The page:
Using the name of likeness of another occurs when a business or individual uses someone’s name, photograph, or other defining attributes or “likeness” for commercial purposes, such as advertising or other promotional activities. It may also occur when a person’s identity is used by another for the other person’s own personal benefit, whether or not the purpose is strictly commercial. There are two distinct legal claims that apply to these kinds of unauthorized uses.
The first type of claim is invasion of privacy through misappropriation of name or likeness. The second is the violation of the right of publicity. The right of publicity is the right of a person to control and make money from the commercial use of his identity.
Elements of a Claim for Unlawful Use of Name or Likeness
A plaintiff must generally establish three elements to sue for an unlawful use of name or likeness:
• Use of a Protected Attribute: The plaintiff must show that the defendant used an aspect of the plaintiff’s identity that is protected by the law, like their name or likeness (distinguishable aspects of a person’s identity);
• The Use was for an Exploitative Purpose: The plaintiff must show that the defendant used the plaintiff’s name, likeness, or other personal attributes for commercial, personal, or other exploitative purposes. The use of someone’s name or likeness for news reporting is not exploitative.
• The Plaintiff did not give Consent: The plaintiff must establish that he or she did not give permission to use their likeness.
Defenses to Using the Name or Likeness of Another
Consent is a defense to a legal claim for misappropriation of name or likeness or violation of the right of publicity. If the plaintiff gave oral or written consent to the use of name or likeness of another then the defendant will not be liable for the publication. However, the publication must not exceed the consent. Further, the plaintiff that originally had the consent can revoke that consent anytime before the use of their name or photograph takes place.
The second defense is the statute of limitations has expired. This term describes the maximum amount of time the plaintiff can wait before bringing a lawsuit. In using the name or likeness of other cases, the statute of limitations ordinarily runs from the date of first publication of the offending facts. It is common to be anywhere from one to three years.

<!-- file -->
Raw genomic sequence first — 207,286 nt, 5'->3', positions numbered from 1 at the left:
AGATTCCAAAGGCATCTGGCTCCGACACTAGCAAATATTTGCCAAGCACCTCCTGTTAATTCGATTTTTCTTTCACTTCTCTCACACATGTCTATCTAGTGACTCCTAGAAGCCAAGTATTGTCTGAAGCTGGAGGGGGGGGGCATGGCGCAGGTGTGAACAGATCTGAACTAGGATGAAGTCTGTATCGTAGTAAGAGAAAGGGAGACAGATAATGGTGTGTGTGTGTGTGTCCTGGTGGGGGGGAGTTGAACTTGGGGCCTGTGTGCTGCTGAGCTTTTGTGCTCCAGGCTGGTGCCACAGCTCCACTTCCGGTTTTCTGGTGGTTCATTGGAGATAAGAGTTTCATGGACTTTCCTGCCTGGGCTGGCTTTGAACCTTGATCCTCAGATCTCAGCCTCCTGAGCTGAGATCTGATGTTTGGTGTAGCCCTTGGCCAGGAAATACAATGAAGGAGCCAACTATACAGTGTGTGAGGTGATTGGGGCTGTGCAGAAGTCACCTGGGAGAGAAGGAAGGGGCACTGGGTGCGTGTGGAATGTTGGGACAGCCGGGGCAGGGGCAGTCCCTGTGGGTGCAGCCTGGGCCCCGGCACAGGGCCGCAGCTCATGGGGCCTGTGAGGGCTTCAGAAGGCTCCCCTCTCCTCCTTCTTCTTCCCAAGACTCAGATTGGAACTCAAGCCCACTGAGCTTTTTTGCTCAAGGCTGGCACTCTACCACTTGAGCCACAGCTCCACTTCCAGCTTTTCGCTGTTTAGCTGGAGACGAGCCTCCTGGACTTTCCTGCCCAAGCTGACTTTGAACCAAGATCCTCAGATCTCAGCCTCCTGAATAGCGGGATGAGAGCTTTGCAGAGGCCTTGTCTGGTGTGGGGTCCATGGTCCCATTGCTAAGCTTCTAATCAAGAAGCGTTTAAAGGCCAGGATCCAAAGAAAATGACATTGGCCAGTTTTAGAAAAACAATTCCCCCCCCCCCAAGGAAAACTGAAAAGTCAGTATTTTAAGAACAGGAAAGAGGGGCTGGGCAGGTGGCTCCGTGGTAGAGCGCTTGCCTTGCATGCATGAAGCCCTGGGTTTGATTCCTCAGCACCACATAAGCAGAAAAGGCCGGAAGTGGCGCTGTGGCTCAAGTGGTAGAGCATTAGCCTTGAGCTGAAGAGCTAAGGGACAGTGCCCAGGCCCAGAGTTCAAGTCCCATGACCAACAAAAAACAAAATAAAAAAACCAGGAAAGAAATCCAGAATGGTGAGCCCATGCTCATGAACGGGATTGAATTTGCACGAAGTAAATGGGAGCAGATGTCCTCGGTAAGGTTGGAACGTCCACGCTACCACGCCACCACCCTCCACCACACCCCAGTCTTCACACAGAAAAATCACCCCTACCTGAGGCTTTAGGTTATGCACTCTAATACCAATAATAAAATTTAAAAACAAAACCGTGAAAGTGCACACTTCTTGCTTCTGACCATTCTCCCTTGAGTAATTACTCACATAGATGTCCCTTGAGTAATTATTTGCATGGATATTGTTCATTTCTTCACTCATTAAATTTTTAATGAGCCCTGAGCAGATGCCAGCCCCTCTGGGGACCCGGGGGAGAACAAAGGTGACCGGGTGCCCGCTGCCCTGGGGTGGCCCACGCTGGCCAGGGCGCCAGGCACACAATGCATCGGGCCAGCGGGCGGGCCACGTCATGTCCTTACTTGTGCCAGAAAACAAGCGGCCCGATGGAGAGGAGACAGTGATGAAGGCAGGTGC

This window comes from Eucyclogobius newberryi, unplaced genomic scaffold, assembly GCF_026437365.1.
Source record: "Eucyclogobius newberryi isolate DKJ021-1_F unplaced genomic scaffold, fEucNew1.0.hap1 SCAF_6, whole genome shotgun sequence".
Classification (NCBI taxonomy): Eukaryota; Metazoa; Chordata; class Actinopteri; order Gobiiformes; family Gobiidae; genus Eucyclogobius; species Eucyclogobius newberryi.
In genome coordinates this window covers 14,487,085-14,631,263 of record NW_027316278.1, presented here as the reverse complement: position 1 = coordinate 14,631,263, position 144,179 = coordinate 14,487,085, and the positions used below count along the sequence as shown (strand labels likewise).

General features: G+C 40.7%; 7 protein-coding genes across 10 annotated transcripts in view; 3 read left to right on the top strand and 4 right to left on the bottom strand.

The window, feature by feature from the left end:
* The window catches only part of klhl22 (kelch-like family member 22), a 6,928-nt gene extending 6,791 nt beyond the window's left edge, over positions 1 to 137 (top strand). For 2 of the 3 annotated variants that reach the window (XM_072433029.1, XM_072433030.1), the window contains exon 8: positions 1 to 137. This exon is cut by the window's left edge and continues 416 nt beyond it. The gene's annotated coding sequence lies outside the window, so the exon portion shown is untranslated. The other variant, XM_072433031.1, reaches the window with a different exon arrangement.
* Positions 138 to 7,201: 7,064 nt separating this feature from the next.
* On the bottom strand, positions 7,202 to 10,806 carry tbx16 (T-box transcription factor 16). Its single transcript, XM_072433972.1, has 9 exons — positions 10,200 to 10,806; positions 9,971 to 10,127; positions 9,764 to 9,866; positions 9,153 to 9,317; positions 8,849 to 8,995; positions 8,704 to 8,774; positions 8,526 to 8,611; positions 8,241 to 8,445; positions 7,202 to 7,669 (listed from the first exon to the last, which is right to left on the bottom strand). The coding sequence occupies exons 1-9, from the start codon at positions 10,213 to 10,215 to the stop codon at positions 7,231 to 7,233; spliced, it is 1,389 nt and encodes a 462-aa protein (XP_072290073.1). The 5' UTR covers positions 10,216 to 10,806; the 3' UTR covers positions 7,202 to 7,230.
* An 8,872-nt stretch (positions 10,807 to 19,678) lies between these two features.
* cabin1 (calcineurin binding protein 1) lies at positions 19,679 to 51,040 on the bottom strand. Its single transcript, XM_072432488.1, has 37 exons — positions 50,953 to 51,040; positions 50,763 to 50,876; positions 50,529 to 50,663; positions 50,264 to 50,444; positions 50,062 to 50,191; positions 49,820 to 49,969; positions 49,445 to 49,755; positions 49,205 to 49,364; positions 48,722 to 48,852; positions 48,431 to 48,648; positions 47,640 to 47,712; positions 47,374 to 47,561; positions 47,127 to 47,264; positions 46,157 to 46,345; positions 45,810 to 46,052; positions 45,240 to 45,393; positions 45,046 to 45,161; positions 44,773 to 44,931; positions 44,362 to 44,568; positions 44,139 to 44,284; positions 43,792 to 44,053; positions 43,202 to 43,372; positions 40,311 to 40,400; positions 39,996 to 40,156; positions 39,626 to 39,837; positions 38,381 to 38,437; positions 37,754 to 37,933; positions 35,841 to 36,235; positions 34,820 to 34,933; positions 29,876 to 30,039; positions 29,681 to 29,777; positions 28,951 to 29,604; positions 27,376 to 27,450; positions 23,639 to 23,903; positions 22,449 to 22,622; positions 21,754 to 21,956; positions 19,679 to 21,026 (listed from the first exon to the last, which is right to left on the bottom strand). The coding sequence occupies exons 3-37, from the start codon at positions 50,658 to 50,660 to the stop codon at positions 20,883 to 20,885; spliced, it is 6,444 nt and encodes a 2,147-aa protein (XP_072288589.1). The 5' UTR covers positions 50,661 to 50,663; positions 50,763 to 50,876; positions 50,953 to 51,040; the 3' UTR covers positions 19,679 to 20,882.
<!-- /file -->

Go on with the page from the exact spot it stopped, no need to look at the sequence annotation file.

A third defense is use of name or likeness for news or commentary. A defendant will generally not be held liable for using someone’s name, likeness, or other personal attributes in connection with reporting on matters of public interest.
Damages for Using the Name or Likeness of Another
One who has established a cause of action for invasion of his or her privacy is entitled to recover damages. The three most common are:
• The damage or harm to the defendant because of the publication.
• The mental distress suffered if it is of a kind that normally results from such a publication.
• The special damages experienced by the defendant because of the publication. These special damages include damages for loss of reputation or community status, damages for physical injury or demonstrable pecuniary loss, and consortium loss by the spouse.
The law of using the name or likeness of another is complex. If you believe that you are a victim of this tort, contact the experienced attorneys at Meyers Roman Friedberg & Lewis, LPA to evaluate your case. The laws regarding using the name or likeness of another vary depending on the state. Call today (216) 831-0042 to find out more information.